Plain geek

Like Happy Cindy, I took the Geek Test, but scored a mere 23.27% Some affirmations got especially close to home.

  • I own a computer currently running on Linux. (Ubuntu 5.10, but think I might get a discard and play with Debian.)
  • I married someone that I met over the Internet.
  • I play Devo. (I'm playing Q: Are We Not Men? A: We are Devo! right now, and it was in the CD drive before I started the test.)
  • I wear glasses I have repaired myself. (Not this pair, though they should count on their own merits.)
  • I know how to count in hexadecimal.
  • I know my age in binary. (100100.)
  • I have created a listserv.

There are a lot more, but obviously not enough to match Michelle or Cindy. Feh.

New Ubuntu distro

OK gang, I got back from Portland, Oregon exhibiting for Day Job, only to have a lot of housework to catch up on, and now I feel poorly. I think I have what's going around. And I have to exhibit in Philly later this week. Not much time for blogging, and I even accidentally deleted my own replies to Amy Zucker Morgenstern's comments! (The upshot: comment away, and I brought up the matter of UU clergy misconduct to steel us to act.)

Fortunately, upgrading my operating system was very easy. I'm using Ubuntu Linux's new third release, Breezy Badger. (A Wikinews article about it.) Printer sharing is still a nightmare, but the little and not-so-little added features make me a believer. I'll keep you posted about its failings, but I hope that by its next release (in six months) the major problems will be done.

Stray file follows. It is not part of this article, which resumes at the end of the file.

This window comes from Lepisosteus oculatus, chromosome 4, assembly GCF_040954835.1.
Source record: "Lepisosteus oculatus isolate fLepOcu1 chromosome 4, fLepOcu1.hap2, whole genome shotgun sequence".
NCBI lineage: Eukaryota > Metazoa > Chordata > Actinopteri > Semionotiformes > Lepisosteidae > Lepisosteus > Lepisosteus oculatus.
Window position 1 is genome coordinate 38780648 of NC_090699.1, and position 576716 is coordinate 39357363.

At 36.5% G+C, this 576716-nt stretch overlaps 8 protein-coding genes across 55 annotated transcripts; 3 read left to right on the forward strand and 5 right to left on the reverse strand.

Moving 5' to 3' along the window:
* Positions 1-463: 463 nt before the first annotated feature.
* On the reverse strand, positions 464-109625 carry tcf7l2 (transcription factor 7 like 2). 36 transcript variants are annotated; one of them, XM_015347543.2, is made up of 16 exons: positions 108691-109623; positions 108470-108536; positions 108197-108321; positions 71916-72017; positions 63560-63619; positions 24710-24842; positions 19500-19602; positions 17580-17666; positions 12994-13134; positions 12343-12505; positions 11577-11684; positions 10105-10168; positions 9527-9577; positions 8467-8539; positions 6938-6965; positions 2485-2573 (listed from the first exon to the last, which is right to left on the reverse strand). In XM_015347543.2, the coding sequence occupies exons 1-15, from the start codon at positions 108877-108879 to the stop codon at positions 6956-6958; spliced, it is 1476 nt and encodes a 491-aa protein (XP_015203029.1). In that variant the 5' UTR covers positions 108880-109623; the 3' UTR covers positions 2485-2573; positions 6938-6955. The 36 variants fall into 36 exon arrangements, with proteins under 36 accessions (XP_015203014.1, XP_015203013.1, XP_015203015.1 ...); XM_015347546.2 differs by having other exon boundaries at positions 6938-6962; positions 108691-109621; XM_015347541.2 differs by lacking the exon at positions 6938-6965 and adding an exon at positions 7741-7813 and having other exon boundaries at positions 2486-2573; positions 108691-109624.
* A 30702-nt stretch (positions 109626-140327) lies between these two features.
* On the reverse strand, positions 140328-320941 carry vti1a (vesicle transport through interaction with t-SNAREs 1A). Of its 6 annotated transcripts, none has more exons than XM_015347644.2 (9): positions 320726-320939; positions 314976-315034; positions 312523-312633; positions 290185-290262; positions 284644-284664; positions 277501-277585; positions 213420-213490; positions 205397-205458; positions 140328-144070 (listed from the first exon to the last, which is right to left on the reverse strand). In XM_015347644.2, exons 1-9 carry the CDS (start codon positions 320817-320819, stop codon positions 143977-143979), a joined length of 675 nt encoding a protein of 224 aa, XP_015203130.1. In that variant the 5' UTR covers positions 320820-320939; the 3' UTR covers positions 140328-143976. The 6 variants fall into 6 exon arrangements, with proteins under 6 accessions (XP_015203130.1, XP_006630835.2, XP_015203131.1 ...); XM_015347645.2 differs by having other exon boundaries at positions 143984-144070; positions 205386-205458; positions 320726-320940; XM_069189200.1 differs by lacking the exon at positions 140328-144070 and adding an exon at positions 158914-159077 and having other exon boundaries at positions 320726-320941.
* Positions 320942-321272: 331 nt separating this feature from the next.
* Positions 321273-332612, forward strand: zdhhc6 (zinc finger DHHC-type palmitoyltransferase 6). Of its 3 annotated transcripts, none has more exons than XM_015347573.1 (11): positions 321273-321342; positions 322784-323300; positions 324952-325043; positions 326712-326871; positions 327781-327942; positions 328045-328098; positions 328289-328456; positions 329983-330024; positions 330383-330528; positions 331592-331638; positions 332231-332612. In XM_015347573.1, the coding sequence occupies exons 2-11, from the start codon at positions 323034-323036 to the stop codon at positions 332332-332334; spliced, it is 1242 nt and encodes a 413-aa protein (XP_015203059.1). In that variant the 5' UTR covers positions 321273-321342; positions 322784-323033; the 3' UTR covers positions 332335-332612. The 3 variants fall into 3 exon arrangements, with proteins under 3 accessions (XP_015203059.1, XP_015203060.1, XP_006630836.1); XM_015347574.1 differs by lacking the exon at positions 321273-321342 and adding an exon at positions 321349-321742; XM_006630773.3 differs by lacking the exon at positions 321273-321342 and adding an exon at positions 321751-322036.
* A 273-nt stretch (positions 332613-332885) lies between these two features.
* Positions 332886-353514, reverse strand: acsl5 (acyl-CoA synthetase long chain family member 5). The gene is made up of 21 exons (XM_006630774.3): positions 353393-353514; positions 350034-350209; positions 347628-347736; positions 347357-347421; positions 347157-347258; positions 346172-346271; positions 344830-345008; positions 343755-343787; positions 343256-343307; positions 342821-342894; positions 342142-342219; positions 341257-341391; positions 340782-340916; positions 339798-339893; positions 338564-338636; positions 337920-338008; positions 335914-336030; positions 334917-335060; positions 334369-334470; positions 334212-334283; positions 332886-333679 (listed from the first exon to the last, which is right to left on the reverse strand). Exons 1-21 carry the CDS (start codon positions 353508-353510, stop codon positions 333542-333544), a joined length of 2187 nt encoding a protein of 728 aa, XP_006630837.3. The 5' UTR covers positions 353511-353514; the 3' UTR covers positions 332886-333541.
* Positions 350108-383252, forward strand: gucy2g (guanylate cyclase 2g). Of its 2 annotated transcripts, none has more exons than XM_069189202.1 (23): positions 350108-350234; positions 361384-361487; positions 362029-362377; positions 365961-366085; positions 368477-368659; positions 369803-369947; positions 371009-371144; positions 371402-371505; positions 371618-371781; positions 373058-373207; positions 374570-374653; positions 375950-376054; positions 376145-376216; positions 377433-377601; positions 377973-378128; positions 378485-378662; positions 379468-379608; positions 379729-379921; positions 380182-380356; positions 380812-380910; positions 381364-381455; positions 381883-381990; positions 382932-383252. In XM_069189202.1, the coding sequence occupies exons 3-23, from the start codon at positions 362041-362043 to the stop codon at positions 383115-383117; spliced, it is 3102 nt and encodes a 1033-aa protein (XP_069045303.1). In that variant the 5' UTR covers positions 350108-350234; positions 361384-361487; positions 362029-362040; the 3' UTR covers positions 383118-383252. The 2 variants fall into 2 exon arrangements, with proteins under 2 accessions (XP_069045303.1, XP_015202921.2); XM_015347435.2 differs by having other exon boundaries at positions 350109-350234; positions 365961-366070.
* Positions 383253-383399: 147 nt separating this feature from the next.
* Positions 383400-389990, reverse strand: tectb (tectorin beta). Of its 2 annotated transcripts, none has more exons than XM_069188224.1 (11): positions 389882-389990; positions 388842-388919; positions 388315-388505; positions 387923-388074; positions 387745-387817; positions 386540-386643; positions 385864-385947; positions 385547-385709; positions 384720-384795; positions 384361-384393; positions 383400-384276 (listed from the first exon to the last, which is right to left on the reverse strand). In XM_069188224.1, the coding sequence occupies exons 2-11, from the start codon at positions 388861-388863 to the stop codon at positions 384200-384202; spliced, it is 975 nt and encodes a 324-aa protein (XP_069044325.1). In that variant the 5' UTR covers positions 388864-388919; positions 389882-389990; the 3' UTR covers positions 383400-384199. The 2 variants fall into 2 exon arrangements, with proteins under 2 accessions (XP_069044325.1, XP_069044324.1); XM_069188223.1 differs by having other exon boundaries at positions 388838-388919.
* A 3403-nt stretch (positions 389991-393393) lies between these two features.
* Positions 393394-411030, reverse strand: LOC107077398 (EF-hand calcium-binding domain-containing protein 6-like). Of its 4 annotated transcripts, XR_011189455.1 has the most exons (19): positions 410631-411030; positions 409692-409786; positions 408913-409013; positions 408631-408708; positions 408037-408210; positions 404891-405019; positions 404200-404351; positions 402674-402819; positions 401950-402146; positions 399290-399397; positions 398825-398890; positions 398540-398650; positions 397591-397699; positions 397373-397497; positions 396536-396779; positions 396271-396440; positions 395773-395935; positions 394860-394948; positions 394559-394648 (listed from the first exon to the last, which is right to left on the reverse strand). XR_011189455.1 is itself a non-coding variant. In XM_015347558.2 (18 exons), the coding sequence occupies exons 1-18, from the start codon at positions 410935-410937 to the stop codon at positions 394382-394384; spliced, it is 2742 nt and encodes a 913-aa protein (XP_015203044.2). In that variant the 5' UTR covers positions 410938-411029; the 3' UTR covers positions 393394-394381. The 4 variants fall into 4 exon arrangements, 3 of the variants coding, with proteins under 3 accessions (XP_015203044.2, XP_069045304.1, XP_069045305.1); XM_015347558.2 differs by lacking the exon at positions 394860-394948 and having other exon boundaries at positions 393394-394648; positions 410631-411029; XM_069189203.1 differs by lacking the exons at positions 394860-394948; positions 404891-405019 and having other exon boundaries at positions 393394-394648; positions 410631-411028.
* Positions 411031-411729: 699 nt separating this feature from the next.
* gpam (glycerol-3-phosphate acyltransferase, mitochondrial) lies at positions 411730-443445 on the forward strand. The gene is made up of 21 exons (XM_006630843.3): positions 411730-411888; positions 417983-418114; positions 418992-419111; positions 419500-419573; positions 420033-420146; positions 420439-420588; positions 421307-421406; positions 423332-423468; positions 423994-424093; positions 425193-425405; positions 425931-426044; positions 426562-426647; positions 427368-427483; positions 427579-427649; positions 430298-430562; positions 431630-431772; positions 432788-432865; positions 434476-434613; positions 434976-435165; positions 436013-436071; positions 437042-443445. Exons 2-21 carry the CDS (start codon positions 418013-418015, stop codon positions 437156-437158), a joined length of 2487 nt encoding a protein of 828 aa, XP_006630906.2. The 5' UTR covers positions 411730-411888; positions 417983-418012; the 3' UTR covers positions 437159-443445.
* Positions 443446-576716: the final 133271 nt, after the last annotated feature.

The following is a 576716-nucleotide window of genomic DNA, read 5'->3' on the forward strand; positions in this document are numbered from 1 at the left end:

But you need proof, right? How about this, totally included?

Alexandria Book Collection Manager

Ubuntu Linux followup

Graham commented, after I mentioned I had installed Ubuntu Linux on my home computer: "Ooh, do let us know how you get on."

I'm getting on quite well, and I think it is the best Linux distribution for home and church office desktops I've seen to date. But it isn't for most people yet.

The biggest problem is in the installation. The way I was weaned off Windows isn't all that unusual. I had a big, slightly unwieldy installation of Mandrake (now Mandriva) Linux dual booted on my machine with Windows ME. Two operating systems on one drive. Got it? IN time, it was clear the Linux distribution had all I needed, even if I did have to twiddle with it. The freedom and free software was worth the trouble.

By the time I was ready to move to the Debian-based Mepis Linux distribution -- with its superior software packaging -- I didn't need Windows, and so wiped it from my hard drive. Which is all well and good since I really liked Mepis, and Debian-based Ubuntu is even better. Better usability. More logical controls. Superior community support. Terrible installation. I was going to go halves with Mepis and Ubuntu, but I couldn't make heads or tails of how Ubuntu sets up disk divisions. And that is probably a deal-breaker for first timers.